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Bioinformatics tutorial: Construction of substitution matrices part III: Making the PAM log-odds matrix 2019

Construction of substitution matrices
part III


Continued from previous page.

Making the PAM log-odds matrix step by step

We have already made the PAM2 probability matrix and now use it to calculate the PAM2 log-odds scoring matrix according to Equation 1. \[ S_{ij} = \frac{1}{\lambda} log_{10} \left( \frac{M_{ij}}{f_{i}f_{j}} \right) \: \: (Equation \: 1.), \] where \( M_{ij} \) is the probability of an amino acid substitution, eg., A to R or the reverse R to A. \( f_{i}f_{j} \) is the background probability of these amino acids, meaning the probability that the substitution occurs by chance.

The six steps to compute the log-odds matrix are (1) Compute the background probabilities, (2) Compute the joint probabilities, (3) Make the matrix symmetric, (4) Compute the odds for each amino acid, (5) Scale the matrix values to convenient numbers, (6) Take a logarithm from each odds value.

Step 1. Compute the background probabilities

The background probabilities for each amino acid is the sum of the probabilities in each column in the PAM2 mutability matrix divided by its respective mutability. Fortunately, we don't need to do this again, since we already computed the values on the previous page (Table 2 on the previous page).

Step 2. Compute the joint probabilities

Now we aim to get the values corresponding to \( M_{ij} \) in Equation 1 and start with computing the joint probabilities, i.e., the total probability space for each amino acid, we multiply each PAM2 probability entry with the corresponding relative amino acid mutability calculated initially by Dayhoff and colleagues. However, these are not yet the final \( M_{ij} \) values (Table 1).

Constuction_log_odds_joint_probabilities.jpg
Table 1. Joint probabilities. Each entry in the joint probability matrix is a product of the corresponding entry in the PAM2 mutability matrix and the corresponding amino acid relative mutability. E.g., the entry i=2, j=2 in the joint probability matrix is i=2, j=2 in the PAM2 probability matrix times i=2 in the relative mutability matrix. [Click on the image to toggle zoom ◱ ]
Step 3. Make the matrix symmetric

Now we want to conclude the calculation of the values corresponding to \( M_{ij} \) in Equation 1. However, the PAM2 probability matrix is not symmetric; thus, we symmetrize it by first computing the sum of each 'forward' and 'reverse' substitution probability and then calculate the mean by dividing the sum by two. This operation assumes that the 'forward' and 'reverse' substitution probabilities are equal, meaning that substitutions such as A to R and R to A or D to H and H to D are equally probable, although they were not equal in the original PAM2 probability matrix. However, by observing sequence alignments alone, we wouldn't know which way a particular substitution has occurred. Therefore, the mean value for each probability pair is the best we can do. Figure 1 illustrates the summation of the probabilities in a portion of the PAM2 matrix, and the table 2 below shows the results. Note that the table is now symmetric and that these are the \( M_{ij} \) values. Since we have already previously normalized the background probabilities, which we used to compute the joint probabilities, we should not have to normalize again, but we check that the sums of rows sum to one, in this case to 10,000 since we multiplied each entry by 10,000 for readability.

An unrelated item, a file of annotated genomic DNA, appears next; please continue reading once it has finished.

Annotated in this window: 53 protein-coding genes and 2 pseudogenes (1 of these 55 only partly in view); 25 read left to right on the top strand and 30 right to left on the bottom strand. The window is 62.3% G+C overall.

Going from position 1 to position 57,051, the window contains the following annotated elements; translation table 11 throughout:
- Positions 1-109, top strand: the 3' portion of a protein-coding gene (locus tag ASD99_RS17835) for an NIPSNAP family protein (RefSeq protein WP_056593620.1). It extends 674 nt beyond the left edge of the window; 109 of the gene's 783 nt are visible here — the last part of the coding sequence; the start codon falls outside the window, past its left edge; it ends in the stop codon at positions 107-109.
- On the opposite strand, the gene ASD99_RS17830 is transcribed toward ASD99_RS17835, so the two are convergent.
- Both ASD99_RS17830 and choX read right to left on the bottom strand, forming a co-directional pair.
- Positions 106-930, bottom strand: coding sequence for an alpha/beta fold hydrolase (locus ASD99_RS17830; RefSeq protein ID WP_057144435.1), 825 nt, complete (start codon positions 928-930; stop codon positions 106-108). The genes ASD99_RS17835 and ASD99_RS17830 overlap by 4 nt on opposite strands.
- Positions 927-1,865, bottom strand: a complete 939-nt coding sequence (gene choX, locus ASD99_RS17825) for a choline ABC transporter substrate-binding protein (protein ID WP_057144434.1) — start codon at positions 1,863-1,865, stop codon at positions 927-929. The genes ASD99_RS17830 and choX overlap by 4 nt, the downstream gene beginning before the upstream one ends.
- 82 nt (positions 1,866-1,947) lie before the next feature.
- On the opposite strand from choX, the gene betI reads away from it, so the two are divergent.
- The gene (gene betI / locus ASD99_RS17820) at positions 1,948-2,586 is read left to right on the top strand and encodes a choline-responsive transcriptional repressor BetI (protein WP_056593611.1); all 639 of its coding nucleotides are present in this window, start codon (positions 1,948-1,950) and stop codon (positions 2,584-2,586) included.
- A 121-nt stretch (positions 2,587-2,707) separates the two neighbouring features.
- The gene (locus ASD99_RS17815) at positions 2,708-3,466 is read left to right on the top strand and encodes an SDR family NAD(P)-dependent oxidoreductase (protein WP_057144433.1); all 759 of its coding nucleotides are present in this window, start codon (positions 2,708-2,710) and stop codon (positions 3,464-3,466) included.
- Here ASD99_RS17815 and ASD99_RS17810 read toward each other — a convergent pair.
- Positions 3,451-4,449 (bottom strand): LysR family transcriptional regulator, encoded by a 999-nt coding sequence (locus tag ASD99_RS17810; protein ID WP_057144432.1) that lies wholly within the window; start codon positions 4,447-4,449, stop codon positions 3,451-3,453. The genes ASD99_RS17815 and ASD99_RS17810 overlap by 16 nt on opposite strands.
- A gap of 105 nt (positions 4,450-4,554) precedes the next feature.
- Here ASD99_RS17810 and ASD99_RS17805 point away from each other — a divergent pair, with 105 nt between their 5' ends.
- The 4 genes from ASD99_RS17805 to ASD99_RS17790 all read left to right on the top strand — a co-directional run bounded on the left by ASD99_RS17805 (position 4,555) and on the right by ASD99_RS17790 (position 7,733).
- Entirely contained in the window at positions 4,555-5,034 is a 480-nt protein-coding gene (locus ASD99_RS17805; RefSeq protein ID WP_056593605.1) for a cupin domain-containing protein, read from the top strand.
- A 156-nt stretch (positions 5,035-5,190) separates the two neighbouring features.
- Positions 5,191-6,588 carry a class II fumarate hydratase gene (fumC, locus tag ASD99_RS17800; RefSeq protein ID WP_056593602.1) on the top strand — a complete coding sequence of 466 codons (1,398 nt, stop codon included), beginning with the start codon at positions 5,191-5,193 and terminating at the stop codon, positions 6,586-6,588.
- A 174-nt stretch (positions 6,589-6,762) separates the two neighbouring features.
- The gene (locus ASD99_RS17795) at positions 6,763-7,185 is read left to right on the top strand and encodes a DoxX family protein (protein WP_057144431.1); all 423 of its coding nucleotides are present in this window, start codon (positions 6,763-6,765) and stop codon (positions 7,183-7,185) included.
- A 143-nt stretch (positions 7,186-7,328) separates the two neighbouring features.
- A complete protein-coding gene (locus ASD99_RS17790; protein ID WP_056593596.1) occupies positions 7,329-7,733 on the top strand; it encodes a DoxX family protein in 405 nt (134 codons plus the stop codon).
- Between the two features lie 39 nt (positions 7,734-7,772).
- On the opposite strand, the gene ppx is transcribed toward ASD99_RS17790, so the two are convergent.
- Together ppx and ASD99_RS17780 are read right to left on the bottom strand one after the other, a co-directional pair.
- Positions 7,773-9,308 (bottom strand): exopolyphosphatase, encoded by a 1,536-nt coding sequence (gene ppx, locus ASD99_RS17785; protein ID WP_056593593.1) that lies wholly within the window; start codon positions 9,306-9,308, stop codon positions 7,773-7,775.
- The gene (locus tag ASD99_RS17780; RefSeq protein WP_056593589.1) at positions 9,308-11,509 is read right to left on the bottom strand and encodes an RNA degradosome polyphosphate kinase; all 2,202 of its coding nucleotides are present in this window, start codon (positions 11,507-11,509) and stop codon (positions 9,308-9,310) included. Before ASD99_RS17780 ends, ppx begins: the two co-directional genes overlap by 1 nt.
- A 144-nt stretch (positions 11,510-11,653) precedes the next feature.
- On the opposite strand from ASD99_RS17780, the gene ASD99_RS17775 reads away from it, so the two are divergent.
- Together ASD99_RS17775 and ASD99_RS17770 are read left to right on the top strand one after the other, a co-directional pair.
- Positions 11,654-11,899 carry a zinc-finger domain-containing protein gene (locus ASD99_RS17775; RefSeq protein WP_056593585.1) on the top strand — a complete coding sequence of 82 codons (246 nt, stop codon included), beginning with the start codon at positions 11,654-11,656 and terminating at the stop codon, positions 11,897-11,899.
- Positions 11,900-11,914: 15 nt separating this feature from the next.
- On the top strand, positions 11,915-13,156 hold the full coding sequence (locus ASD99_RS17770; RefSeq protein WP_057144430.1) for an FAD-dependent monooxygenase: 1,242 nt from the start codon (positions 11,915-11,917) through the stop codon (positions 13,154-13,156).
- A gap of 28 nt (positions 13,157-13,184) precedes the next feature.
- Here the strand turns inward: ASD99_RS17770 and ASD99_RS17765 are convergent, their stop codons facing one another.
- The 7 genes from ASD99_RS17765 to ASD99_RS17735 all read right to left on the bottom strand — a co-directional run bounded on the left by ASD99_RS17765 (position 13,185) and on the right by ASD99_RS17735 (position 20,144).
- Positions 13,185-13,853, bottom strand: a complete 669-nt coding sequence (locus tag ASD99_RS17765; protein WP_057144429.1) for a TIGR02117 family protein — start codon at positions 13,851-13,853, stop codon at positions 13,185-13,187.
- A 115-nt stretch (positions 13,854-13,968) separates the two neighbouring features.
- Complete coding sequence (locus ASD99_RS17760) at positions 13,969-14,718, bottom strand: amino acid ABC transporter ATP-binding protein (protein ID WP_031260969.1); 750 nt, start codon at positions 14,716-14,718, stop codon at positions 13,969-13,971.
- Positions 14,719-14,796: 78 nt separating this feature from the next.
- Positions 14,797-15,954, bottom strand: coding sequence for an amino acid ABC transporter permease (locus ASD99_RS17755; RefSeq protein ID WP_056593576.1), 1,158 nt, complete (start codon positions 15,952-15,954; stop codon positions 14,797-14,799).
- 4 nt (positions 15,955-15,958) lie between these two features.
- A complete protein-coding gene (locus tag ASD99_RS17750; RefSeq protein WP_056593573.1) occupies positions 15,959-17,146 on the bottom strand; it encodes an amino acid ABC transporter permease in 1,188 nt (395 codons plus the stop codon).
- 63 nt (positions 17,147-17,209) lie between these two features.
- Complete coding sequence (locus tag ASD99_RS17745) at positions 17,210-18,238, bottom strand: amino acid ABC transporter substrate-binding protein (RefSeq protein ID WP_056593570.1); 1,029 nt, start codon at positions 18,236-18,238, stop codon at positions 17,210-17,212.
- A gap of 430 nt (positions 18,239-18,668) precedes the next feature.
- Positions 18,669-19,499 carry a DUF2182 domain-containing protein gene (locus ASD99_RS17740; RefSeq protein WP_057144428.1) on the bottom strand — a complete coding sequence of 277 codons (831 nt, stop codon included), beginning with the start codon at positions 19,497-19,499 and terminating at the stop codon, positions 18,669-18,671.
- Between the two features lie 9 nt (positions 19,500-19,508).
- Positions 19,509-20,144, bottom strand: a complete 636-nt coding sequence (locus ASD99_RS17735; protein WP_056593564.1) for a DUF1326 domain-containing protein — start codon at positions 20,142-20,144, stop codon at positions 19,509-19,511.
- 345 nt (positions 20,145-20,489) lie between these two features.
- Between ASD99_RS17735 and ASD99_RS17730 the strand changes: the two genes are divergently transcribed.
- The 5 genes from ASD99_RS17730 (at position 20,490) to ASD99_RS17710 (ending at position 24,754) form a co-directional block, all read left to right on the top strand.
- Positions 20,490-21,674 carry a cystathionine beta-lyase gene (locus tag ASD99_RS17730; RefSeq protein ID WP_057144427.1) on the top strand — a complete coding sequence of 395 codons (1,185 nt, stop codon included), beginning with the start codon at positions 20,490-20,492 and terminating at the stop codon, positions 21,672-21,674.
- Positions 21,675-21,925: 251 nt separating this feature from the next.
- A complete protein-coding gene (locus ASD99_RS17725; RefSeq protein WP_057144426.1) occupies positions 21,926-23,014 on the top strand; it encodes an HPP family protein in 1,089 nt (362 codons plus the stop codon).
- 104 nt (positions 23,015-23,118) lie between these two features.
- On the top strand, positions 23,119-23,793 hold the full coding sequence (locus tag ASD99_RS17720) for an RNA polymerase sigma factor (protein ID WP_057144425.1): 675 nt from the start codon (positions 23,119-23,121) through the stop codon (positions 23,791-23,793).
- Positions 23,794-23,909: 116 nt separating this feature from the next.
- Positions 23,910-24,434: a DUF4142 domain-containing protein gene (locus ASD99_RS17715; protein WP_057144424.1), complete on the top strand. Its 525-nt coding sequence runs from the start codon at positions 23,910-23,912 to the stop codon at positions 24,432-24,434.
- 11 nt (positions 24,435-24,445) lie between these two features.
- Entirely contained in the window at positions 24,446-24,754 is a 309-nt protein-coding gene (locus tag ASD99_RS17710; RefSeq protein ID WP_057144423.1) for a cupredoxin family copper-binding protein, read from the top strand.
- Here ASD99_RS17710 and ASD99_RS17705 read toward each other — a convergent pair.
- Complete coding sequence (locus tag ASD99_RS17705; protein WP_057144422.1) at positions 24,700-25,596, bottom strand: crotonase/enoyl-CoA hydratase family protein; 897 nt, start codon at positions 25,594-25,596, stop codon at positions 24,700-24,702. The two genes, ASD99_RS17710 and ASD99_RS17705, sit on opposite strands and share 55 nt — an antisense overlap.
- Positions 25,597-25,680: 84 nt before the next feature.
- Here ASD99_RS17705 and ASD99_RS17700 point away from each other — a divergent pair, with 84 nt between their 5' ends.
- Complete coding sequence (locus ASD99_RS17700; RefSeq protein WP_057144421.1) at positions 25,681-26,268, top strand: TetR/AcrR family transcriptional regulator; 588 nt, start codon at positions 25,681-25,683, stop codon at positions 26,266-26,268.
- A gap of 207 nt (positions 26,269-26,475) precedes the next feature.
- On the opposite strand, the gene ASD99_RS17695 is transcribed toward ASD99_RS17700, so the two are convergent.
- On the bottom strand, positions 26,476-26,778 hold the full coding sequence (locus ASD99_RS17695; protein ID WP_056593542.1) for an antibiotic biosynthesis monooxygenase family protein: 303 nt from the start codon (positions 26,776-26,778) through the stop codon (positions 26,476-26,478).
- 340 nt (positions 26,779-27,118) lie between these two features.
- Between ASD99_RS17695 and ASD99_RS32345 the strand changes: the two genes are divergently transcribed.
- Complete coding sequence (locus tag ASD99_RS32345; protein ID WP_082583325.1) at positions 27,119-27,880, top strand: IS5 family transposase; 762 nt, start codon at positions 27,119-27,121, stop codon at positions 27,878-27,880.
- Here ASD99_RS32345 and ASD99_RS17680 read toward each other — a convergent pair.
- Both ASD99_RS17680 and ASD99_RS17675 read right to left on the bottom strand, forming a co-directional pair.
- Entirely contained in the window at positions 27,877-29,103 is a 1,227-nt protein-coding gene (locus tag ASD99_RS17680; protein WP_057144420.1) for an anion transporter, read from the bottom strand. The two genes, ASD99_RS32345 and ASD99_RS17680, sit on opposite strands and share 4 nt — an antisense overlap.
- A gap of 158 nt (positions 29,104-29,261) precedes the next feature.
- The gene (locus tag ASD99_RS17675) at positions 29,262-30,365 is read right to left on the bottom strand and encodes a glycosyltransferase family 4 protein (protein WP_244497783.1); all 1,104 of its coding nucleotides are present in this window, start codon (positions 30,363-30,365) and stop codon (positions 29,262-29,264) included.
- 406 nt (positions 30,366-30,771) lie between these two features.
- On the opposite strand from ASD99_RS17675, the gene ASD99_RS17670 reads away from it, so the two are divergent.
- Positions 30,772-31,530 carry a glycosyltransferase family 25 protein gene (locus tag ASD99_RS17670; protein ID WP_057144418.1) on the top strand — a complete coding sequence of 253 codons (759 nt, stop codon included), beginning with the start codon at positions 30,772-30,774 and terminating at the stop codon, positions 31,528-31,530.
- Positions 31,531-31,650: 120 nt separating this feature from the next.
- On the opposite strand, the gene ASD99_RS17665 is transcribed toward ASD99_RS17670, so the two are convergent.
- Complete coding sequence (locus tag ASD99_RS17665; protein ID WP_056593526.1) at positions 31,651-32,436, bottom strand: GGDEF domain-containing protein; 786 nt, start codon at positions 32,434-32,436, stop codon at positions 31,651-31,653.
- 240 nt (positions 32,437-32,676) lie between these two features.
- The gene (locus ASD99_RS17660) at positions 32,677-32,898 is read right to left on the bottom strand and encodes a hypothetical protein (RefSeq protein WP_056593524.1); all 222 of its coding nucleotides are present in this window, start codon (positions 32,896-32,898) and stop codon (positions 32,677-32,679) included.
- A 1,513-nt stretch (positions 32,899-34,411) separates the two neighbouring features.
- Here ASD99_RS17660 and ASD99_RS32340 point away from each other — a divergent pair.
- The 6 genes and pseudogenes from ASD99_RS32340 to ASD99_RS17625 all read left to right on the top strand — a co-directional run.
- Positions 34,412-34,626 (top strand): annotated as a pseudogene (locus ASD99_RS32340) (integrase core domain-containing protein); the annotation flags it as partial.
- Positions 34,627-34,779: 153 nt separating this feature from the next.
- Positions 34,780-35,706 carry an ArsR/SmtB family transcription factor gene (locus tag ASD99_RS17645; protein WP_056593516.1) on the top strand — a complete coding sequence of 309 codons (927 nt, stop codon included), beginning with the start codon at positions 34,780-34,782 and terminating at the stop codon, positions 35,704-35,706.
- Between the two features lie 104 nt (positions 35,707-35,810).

joint_prob_summation.jpg
Table 2. The results of summing the 'forward' and 'reverse'probabilities of each amino acid and calculating an average of each pair by dividing the sum of each pair by two, making the table symmetric. Each entry is multiplied by 10,000 for readability. [Click on the image to toggle zoom ◱ ]
Step 4. Compute the odds for each amino acid

The odds part of the Equation 1 is \( \frac {M_{ij}}{f_{i}f_{j}} \) and we already have all \( M_{ij} \), all \( f_{i} \) and \( f_{j} \), so we only need to compute the corresponding ratios. Figure 2 illustrates the computation in a portion of the joint probability matrix.

odds_illustration.jpg
Figure 2. Illustration of calculation of odds. [Click on the image to toggle zoom ◱ ]
Step 5. Scale the matrix values to convenient numbers

It is common to scale the odds to get a desired magnitude of scores. Nevertheless, for simplicity, we do not scale and thus set lambda to one.

Step 6. Take a logarithm from each odds value

By taking the logarithm of base ten of each odds, we get the following PAM2 log-odds matrix.

PAM2_log-odds_scale1.jpg
Table 3. PAM2 log-odds scoring matrix, scale 1. [Click on the image to toggle zoom ◱ ]

The Make PAM matrices page has a small program to calculate any PAM scoring matrix up to PAM2000, except PAM0. The PAM0 matrix is just all zeros, except the diagonal values all being one, corresponding to the distance of zero PAMs - no mutations have occurred, because the evolutionary distance is zero.

What next?

DNA scoring matrices

Tutorials Main Page

Related tutorials

Pair-wise sequence alignment

Pair-wise sequence alignment methods

How to select the right substitution matrix?

References

Dayhoff MO, Schwartz RM, Orcutt BC. A model of evolutionary change in proteins. In: Atlas of Protein Sequence and Structure (1978). National Biomedical Research Foundation, Washington, DC.

Dayhoff MO, Schwartz RM, Orcutt BC. Matrices for detecting distant relationships In: Atlas of Protein sequence and Structure (1978), National Biomedical Research Foundation, Washington, DC.

Henikoff S, Henikoff JG. Amino acid substitution matrices from protein blocks. Proc Natl Acad Sci U S A. 1992 Nov 15; 89(22): 10915–10919. PMC.

S Pietrokovski, J G Henikoff, and S Henikoff. The Blocks database--a system for protein classification. Nucleic Acids Res. 1996 Jan 1; 24(1): 197–200. PMC